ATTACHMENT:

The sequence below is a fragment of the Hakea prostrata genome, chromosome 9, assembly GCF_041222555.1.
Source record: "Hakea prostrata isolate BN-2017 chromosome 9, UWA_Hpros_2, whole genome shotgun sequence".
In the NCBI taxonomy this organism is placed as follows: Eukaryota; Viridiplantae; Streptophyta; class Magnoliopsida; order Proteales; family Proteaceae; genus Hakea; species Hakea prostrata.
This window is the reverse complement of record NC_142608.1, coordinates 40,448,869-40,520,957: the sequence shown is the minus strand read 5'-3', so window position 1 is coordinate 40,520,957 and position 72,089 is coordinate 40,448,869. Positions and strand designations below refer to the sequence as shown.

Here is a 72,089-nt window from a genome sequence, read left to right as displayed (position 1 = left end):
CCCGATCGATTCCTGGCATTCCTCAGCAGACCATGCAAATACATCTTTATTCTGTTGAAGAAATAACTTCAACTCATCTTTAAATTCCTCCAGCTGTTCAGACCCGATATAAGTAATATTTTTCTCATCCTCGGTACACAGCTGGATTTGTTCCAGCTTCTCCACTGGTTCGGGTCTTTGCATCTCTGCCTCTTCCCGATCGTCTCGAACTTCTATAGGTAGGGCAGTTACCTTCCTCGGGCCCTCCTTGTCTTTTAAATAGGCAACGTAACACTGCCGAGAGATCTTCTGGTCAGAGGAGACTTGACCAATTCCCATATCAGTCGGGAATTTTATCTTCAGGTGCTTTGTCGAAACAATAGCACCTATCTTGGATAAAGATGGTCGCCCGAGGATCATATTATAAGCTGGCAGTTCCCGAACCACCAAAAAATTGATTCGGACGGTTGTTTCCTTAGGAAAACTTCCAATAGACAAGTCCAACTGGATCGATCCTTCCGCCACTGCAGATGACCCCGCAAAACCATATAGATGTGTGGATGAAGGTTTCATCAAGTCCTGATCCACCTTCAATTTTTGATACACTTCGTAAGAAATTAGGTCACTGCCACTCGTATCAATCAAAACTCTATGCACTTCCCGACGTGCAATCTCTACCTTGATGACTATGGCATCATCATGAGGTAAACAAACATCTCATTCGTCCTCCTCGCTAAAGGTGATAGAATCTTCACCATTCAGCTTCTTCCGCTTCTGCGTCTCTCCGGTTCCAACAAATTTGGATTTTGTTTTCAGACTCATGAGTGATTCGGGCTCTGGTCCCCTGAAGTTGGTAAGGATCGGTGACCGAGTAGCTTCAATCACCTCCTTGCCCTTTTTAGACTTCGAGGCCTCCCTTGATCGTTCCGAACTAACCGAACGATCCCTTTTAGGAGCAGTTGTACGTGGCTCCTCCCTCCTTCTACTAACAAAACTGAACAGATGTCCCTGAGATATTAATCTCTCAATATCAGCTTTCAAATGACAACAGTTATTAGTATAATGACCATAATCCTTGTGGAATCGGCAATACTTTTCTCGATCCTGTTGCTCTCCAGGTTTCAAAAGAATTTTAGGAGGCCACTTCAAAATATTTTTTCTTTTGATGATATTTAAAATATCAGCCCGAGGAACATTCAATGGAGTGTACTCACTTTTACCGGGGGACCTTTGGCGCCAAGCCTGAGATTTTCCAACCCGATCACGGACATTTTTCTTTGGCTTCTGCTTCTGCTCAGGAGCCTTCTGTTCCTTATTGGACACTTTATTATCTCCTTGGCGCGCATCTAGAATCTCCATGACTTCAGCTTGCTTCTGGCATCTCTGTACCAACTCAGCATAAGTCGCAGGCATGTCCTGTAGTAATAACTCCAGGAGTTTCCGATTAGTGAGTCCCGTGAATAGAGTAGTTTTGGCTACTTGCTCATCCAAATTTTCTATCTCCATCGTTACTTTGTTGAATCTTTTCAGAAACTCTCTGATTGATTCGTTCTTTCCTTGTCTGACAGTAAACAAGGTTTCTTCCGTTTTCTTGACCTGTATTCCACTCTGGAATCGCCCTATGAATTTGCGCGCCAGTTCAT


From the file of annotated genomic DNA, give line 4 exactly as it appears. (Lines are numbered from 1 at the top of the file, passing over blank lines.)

This window is the reverse complement of record NC_142608.1, coordinates 40,448,869-40,520,957: the sequence shown is the minus strand read 5'-3', so window position 1 is coordinate 40,520,957 and position 72,089 is coordinate 40,448,869. Positions and strand designations below refer to the sequence as shown.